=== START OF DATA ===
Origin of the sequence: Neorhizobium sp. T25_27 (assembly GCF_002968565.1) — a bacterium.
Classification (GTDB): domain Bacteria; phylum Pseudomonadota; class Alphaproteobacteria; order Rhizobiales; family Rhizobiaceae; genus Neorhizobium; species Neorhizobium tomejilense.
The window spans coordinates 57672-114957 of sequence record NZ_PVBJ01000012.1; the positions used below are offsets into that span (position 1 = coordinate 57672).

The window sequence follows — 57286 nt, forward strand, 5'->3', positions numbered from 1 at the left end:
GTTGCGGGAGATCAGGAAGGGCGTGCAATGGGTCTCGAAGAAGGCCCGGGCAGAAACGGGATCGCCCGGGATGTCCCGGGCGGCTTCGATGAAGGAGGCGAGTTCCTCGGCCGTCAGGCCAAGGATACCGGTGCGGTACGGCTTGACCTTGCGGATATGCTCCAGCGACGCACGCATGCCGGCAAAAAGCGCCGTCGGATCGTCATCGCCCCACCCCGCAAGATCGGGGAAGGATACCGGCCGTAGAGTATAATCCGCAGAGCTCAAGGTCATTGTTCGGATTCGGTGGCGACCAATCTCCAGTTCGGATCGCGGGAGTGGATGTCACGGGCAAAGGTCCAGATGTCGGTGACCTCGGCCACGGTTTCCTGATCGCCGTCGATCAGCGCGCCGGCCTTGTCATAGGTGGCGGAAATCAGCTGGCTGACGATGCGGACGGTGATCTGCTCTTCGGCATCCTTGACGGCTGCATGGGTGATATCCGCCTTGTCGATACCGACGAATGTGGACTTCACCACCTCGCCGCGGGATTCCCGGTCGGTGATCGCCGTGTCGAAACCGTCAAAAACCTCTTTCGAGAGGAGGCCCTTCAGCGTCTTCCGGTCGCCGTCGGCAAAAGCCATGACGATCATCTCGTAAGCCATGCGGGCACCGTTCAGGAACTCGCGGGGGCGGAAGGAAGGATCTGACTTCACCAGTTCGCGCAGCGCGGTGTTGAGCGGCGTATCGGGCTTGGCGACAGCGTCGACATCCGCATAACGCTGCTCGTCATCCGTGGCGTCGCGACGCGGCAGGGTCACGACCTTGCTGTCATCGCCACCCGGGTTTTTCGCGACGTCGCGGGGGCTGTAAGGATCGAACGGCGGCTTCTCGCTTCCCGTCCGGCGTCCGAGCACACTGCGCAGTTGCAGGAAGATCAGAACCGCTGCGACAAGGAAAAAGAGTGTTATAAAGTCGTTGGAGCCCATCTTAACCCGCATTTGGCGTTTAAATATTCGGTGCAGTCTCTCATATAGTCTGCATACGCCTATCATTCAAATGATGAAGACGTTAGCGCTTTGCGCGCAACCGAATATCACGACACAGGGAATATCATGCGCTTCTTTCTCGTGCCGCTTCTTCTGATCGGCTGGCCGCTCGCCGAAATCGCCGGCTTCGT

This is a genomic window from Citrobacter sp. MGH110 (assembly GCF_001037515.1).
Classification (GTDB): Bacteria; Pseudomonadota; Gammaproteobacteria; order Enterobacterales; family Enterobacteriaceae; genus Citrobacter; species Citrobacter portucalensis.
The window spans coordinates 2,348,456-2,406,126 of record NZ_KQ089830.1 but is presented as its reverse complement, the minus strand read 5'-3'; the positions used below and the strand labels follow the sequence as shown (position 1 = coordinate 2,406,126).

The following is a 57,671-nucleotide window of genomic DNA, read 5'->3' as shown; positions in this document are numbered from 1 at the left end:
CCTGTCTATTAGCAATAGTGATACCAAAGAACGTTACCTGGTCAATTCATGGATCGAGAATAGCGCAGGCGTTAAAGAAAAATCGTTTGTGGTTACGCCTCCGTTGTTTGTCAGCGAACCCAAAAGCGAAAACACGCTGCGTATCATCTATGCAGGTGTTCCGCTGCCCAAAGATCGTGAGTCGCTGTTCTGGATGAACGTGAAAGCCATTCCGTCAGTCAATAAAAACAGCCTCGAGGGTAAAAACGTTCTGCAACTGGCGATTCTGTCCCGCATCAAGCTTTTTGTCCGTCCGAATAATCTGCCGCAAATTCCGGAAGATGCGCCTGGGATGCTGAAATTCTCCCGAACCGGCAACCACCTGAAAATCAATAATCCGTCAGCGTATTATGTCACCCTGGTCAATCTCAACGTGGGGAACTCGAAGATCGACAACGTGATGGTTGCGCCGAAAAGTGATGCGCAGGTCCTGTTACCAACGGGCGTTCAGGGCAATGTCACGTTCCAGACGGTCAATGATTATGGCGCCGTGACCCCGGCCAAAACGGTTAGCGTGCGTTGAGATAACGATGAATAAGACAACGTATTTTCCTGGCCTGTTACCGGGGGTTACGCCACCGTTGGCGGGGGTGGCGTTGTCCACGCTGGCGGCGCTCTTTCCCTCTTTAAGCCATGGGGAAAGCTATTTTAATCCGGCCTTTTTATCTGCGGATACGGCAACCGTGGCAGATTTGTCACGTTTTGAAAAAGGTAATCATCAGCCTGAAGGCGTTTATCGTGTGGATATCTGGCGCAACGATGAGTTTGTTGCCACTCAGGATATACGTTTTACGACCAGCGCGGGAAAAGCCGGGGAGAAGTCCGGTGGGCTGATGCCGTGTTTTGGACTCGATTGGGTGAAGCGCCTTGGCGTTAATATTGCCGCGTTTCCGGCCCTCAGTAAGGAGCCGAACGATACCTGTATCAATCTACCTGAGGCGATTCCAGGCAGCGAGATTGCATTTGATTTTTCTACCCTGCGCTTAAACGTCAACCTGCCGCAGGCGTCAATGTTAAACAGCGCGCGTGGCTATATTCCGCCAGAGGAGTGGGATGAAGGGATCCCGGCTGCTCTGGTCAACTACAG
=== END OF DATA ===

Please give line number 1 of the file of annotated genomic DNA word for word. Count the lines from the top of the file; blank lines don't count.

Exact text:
Origin of the sequence: Neorhizobium sp. T25_27 (assembly GCF_002968565.1) — a bacterium.